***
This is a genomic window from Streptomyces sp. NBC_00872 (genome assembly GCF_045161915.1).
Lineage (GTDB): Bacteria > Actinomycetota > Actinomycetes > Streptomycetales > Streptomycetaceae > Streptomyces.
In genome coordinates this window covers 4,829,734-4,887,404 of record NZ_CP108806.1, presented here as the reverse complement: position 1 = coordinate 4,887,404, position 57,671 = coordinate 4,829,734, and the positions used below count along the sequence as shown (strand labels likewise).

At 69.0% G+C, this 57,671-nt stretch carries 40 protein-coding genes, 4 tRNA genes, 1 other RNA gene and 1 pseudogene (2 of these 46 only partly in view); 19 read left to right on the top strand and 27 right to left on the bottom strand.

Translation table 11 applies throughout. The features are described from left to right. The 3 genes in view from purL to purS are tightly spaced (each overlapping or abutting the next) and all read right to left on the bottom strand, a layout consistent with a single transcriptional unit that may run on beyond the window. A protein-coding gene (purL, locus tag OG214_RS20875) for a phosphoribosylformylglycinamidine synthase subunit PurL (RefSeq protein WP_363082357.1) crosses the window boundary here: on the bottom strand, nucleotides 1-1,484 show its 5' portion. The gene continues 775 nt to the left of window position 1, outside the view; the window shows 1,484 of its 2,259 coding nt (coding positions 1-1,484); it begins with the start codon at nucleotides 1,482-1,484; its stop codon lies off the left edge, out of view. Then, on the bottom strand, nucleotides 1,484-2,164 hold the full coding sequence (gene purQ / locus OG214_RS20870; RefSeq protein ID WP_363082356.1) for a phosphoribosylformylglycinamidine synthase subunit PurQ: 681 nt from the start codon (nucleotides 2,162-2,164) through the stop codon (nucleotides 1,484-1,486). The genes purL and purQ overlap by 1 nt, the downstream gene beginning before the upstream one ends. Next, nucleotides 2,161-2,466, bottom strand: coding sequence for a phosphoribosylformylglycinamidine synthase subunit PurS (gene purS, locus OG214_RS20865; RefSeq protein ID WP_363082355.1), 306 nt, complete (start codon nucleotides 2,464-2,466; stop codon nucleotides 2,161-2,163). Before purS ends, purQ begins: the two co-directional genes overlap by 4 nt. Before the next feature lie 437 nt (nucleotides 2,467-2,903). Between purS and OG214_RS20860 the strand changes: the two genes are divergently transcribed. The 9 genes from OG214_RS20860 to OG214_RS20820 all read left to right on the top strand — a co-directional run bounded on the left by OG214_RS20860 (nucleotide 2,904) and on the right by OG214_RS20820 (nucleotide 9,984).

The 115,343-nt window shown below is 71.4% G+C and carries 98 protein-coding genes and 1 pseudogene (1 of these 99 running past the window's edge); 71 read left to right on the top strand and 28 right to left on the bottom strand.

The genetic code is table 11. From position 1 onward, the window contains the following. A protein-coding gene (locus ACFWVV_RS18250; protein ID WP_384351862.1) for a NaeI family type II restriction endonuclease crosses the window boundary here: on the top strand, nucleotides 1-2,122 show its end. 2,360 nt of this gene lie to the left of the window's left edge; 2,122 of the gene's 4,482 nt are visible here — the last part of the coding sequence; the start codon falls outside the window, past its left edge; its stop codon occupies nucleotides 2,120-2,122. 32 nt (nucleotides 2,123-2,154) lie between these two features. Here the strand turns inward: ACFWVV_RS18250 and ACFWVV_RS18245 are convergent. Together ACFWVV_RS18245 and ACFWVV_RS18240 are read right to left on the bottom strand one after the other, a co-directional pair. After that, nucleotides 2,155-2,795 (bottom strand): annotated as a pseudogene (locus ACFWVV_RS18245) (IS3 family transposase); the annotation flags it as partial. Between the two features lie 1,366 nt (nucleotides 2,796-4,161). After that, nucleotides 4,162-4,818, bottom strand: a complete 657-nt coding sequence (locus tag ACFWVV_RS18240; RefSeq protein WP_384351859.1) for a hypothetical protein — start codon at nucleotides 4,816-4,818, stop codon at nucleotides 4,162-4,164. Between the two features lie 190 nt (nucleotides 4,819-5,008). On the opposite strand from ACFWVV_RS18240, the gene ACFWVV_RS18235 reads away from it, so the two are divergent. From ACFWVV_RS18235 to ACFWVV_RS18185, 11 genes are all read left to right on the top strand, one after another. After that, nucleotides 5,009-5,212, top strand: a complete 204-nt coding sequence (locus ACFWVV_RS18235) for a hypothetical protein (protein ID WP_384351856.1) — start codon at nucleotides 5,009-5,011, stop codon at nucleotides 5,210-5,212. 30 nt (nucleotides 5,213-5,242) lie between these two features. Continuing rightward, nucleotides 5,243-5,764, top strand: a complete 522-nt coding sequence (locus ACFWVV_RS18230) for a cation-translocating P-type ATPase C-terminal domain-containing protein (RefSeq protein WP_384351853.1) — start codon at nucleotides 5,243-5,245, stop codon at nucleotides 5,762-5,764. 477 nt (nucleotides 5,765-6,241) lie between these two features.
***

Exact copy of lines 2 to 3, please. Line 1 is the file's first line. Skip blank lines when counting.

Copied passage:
Lineage (GTDB): Bacteria > Actinomycetota > Actinomycetes > Streptomycetales > Streptomycetaceae > Streptomyces.
In genome coordinates this window covers 4,829,734-4,887,404 of record NZ_CP108806.1, presented here as the reverse complement: position 1 = coordinate 4,887,404, position 57,671 = coordinate 4,829,734, and the positions used below count along the sequence as shown (strand labels likewise).